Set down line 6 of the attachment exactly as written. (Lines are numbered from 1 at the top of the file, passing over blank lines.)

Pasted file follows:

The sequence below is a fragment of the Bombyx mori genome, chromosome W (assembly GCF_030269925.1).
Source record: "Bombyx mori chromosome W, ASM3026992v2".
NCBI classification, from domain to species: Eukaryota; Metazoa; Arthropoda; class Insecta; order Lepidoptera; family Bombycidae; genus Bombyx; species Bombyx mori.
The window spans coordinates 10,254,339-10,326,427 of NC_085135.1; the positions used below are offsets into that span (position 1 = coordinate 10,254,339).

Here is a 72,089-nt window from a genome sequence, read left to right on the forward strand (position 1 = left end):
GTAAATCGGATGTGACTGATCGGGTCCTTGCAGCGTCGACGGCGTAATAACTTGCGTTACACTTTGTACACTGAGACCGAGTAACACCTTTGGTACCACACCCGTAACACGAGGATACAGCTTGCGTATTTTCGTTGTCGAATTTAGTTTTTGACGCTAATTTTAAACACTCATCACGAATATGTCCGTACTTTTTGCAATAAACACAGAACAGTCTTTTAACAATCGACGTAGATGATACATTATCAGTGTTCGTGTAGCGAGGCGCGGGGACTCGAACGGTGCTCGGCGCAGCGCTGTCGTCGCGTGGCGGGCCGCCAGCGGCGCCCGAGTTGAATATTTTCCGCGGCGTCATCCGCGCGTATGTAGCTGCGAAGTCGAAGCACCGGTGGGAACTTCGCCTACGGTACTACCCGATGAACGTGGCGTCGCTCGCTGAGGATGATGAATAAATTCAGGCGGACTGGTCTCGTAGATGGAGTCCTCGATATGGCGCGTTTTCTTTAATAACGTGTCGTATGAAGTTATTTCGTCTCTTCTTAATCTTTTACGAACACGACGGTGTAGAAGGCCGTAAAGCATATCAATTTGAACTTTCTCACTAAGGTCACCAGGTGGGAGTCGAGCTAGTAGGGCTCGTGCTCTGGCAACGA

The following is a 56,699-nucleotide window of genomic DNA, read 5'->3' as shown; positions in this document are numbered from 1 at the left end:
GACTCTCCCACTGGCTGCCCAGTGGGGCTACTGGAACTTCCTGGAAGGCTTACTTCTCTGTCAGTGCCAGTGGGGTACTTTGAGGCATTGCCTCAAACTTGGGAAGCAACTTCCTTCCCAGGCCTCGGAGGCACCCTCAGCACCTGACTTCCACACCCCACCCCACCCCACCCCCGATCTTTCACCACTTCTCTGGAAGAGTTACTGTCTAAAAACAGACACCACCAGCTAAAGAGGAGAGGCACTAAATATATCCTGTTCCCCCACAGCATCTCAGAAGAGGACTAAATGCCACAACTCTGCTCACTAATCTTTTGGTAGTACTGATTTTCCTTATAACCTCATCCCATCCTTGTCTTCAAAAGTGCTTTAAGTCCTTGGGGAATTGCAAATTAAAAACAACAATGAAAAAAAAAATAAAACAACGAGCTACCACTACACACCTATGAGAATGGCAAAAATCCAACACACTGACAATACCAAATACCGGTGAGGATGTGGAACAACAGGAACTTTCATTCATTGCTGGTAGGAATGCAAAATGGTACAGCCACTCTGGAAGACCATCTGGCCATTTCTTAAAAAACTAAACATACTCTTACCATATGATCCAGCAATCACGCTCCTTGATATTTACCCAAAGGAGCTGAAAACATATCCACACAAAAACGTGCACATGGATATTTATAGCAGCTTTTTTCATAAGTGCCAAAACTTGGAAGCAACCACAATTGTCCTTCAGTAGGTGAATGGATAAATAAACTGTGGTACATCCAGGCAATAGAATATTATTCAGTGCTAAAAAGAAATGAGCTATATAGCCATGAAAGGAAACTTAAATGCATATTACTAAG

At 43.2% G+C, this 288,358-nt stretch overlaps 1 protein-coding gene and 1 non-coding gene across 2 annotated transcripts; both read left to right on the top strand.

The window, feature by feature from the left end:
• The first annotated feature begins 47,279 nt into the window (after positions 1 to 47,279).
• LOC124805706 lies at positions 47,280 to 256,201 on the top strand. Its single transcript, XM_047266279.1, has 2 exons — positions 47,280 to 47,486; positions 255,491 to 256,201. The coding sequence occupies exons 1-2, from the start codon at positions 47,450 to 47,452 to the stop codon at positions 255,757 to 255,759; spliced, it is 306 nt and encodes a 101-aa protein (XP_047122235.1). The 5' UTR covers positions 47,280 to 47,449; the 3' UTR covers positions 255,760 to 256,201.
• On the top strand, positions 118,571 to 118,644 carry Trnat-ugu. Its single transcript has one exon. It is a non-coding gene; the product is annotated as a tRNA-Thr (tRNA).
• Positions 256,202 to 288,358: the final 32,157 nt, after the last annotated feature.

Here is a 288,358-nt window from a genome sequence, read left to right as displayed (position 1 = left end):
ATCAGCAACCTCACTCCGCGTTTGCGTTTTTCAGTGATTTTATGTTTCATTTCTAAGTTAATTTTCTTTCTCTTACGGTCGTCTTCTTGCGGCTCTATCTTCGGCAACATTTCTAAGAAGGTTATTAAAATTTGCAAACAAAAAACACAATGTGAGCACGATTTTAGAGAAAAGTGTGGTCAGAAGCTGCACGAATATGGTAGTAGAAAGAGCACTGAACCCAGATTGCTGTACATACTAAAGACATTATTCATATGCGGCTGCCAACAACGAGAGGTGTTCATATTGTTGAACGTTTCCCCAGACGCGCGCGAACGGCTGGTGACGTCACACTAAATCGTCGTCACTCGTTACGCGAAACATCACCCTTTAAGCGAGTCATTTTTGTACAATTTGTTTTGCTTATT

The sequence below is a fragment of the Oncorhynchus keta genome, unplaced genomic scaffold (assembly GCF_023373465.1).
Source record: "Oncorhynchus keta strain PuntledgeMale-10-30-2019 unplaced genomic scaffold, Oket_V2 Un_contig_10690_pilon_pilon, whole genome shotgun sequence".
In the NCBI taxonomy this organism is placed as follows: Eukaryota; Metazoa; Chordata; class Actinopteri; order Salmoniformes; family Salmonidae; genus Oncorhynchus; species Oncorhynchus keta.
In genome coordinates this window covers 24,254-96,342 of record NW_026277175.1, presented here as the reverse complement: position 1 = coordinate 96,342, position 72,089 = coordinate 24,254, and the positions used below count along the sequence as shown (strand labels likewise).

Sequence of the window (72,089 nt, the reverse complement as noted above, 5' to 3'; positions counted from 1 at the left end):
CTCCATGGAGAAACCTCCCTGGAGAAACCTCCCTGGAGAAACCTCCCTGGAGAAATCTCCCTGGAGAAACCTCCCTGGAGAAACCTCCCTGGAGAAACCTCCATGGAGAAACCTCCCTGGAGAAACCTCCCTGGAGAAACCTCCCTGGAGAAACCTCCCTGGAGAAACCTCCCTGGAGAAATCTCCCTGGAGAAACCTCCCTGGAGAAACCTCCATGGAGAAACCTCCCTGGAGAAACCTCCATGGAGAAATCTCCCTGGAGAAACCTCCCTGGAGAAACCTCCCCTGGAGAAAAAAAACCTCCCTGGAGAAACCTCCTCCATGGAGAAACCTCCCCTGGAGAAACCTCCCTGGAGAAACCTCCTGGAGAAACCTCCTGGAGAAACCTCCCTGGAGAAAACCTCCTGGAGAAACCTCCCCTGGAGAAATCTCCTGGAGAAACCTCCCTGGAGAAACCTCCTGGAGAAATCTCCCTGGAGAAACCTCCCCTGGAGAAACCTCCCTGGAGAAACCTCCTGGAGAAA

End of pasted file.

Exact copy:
GTAAATCGGATGTGACTGATCGGGTCCTTGCAGCGTCGACGGCGTAATAACTTGCGTTACACTTTGTACACTGAGACCGAGTAACACCTTTGGTACCACACCCGTAACACGAGGATACAGCTTGCGTATTTTCGTTGTCGAATTTAGTTTTTGACGCTAATTTTAAACACTCATCACGAATATGTCCGTACTTTTTGCAATAAACACAGAACAGTCTTTTAACAATCGACGTAGATGATACATTATCAGTGTTCGTGTAGCGAGGCGCGGGGACTCGAACGGTGCTCGGCGCAGCGCTGTCGTCGCGTGGCGGGCCGCCAGCGGCGCCCGAGTTGAATATTTTCCGCGGCGTCATCCGCGCGTATGTAGCTGCGAAGTCGAAGCACCGGTGGGAACTTCGCCTACGGTACTACCCGATGAACGTGGCGTCGCTCGCTGAGGATGATGAATAAATTCAGGCGGACTGGTCTCGTAGATGGAGTCCTCGATATGGCGCGTTTTCTTTAATAACGTGTCGTATGAAGTTATTTCGTCTCTTCTTAATCTTTTACGAACACGACGGTGTAGAAGGCCGTAAAGCATATCAATTTGAACTTTCTCACTAAGGTCACCAGGTGGGAGTCGAGCTAGTAGGGCTCGTGCTCTGGCAACGA